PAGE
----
Major Types of Influencer Marketing

Major Types of Influencer Marketing

Influencer marketing is the shiny new gem in the crown jewels of digital marketing. We have previously discussed the differences between traditional and influencer marketing, as well as the latter’s advantages in the ever-evolving digital landscape.

This kind of collaborative marketing method can be beneficial for both startups and established businesses. The influence of a popular influencer can lend credibility to a young brand’s reputation. More established brands can also expand their customer base through this method, as people tend to place more trust in individuals as opposed to faraway, faceless corporate entities. 

If your brand is looking to work with an influencer, read on to learn about the three major types of influencer marketing.

Barter

Barter entails a brand sending an influencer some of their products or services in exchange for social media deliverables. These could be a social media post featuring the products, an unboxing video, or a product review. The process is mutually beneficial to both parties and often does not include any other monetary dealings.

Affiliate marketing

Affiliate marketing is a step-up from barter. A brand may give an affiliated influencer unique coupon or discount codes for their products that the influencer can share with their followers. The influencer makes a small commission every time a lead is generated from clicking on affiliated links or a purchase being made through them. These campaigns may be clubbed with sponsorships. This is commonly seen in the YouTube community, where content creators may be offered discount codes for products in their niche. This can include anything from beauty products, books and even subscriptions to streaming services or skill learning programs.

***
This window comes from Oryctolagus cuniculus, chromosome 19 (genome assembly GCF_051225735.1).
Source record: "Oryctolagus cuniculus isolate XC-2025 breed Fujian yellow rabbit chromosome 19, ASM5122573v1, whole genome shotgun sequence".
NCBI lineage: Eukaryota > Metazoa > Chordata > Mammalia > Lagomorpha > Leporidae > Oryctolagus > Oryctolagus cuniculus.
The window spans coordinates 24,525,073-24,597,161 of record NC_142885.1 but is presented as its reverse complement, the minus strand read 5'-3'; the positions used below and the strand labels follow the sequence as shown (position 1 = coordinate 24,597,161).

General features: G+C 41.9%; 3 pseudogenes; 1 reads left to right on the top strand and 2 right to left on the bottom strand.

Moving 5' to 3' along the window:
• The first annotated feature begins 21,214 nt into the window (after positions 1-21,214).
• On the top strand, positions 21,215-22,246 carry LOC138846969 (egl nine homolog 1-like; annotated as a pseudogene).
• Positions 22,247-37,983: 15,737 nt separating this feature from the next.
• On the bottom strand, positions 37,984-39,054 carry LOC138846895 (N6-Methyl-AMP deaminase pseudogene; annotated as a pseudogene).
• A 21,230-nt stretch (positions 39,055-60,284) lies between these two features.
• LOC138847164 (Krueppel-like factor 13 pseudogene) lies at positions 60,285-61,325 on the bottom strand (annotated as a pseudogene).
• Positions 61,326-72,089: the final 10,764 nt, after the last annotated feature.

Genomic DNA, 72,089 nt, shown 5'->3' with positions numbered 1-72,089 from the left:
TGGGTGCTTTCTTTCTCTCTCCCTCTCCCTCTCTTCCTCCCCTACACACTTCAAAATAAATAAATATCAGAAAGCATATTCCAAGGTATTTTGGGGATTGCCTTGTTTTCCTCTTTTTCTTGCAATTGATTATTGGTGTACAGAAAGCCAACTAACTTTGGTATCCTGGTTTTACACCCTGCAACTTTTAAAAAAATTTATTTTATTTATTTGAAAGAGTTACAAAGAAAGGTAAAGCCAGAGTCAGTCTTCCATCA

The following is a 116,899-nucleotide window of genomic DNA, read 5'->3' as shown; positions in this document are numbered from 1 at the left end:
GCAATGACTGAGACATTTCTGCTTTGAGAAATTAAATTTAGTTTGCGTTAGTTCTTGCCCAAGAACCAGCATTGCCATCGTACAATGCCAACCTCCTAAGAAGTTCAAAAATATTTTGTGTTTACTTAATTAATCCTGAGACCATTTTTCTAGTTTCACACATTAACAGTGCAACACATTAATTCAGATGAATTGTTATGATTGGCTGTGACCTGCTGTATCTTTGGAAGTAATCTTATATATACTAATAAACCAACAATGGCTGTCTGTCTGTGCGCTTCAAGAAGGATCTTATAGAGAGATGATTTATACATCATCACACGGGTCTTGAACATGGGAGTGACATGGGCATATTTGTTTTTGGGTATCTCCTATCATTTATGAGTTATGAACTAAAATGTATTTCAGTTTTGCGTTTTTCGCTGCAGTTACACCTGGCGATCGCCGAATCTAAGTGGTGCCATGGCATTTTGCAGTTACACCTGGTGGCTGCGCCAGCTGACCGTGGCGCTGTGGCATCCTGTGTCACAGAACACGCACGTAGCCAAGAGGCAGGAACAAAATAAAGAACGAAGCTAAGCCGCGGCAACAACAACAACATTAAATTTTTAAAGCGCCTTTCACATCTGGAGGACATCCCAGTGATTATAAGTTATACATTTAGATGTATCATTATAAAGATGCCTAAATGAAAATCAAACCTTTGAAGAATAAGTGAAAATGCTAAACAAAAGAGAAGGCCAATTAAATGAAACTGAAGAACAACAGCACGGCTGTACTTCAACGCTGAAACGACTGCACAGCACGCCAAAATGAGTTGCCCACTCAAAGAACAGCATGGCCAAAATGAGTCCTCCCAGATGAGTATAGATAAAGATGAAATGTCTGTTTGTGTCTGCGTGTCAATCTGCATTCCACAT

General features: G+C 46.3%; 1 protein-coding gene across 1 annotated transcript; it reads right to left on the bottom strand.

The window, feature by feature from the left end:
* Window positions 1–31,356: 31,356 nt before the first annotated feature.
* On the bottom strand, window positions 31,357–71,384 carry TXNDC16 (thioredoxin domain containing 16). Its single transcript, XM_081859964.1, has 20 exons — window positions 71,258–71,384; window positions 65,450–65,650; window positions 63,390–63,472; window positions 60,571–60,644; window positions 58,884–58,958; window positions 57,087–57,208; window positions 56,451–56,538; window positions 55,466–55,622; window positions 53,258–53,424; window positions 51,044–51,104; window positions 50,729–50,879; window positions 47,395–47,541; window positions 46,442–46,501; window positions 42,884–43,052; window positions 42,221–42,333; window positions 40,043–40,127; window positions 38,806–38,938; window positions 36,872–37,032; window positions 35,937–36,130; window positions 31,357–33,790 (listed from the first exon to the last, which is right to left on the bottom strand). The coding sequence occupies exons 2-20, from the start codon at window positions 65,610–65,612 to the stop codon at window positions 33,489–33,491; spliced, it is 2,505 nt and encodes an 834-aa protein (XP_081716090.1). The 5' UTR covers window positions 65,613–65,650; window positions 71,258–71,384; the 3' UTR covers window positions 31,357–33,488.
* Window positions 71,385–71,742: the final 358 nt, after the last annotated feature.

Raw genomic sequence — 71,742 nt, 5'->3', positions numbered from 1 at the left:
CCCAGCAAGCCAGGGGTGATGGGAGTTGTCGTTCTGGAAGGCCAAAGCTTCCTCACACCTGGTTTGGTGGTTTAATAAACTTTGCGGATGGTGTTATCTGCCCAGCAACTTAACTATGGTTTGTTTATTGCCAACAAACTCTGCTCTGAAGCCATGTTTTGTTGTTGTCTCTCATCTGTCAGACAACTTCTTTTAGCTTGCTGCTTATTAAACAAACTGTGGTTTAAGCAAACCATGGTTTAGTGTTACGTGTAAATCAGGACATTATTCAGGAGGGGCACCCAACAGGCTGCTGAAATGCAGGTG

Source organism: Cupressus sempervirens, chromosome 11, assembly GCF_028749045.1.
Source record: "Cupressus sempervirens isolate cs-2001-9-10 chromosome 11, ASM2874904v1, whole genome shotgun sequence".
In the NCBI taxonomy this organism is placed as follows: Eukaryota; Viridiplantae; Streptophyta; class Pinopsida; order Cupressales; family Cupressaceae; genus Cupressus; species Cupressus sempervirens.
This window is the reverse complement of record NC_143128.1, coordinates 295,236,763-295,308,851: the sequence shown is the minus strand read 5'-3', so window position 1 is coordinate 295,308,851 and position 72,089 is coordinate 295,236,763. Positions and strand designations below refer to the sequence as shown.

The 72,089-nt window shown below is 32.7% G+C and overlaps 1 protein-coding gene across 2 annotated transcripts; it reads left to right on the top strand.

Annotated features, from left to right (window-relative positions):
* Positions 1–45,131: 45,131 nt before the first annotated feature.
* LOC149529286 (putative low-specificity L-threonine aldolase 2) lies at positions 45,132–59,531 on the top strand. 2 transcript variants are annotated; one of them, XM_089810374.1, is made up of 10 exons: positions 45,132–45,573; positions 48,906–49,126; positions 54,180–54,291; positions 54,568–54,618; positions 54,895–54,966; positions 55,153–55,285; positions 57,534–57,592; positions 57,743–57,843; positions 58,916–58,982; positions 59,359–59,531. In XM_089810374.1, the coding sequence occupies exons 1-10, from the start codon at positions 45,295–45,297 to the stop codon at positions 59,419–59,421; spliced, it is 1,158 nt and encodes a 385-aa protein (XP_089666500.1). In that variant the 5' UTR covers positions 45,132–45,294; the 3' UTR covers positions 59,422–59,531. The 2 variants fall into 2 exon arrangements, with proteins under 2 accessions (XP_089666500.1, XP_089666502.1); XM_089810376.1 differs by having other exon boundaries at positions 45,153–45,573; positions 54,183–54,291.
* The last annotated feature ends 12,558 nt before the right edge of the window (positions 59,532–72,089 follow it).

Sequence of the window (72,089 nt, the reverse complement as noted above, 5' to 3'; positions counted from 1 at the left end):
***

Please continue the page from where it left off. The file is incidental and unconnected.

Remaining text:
Fixed fee model

This is often seen with influencers that are already well-established in their respective niches. This makes brands comfortable paying an upfront fee for their services. In a fixed fee model, a brand pays the influencer a fixed amount of money in exchange for a certain amount of social media deliverables. 

Influencers turning into entrepreneurs

Apart from being brand ambassadors, an increasing number of influencers are breaking the surface of the entrepreneurial world. Realizing the power of influencer marketing, many are launching their businesses in different fields, such as beauty, fitness and fashion, and creating their own products and businesses from the ground up. 

These businesses have the advantage of a pre-existing, loyal customer base due to the influencer’s large following. Followers are likely to buy the product as a show of support towards the influencer. Thus, the initial brand loyalty for the product stems from the bond between the literal figurehead of the brand–the influencer–and their customers; the actual quality of the product itself usually only comes in next.

As followers tend to be a community of like-minded individuals that share similar ideals and values with the influencer, it is important that the products created by the influencer align with and cater to this sense of community.

This can be seen prominently within the beauty industry. The average shopper at a make-up store is likely to be familiar with influencer-created brands like Huda Beauty by Huda Kattan, Kylie Cosmetics by Kylie Jenner, Fenty Beauty by Rihanna, Dragun Beauty by Nikita Dragun, About Face by Halsey, to name a few. Many of these products ascribe to ideals, like being cruelty-free, vegan and more inclusive of diverse skin tones, promoted by the influencers.

Image courtesy of Unsplash

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Tanvi Dayal
Tanvi Dayal is a staff writer at jumpstart. She believes herself to be a jack of all trades still looking for her mastery. Has a plethora of hobbies that change with the season. Fondly refers to swimming pools and museums as her “other homes”.She has been writing since the age of 8 and hopes to never stop exploring the unique within the relatable.

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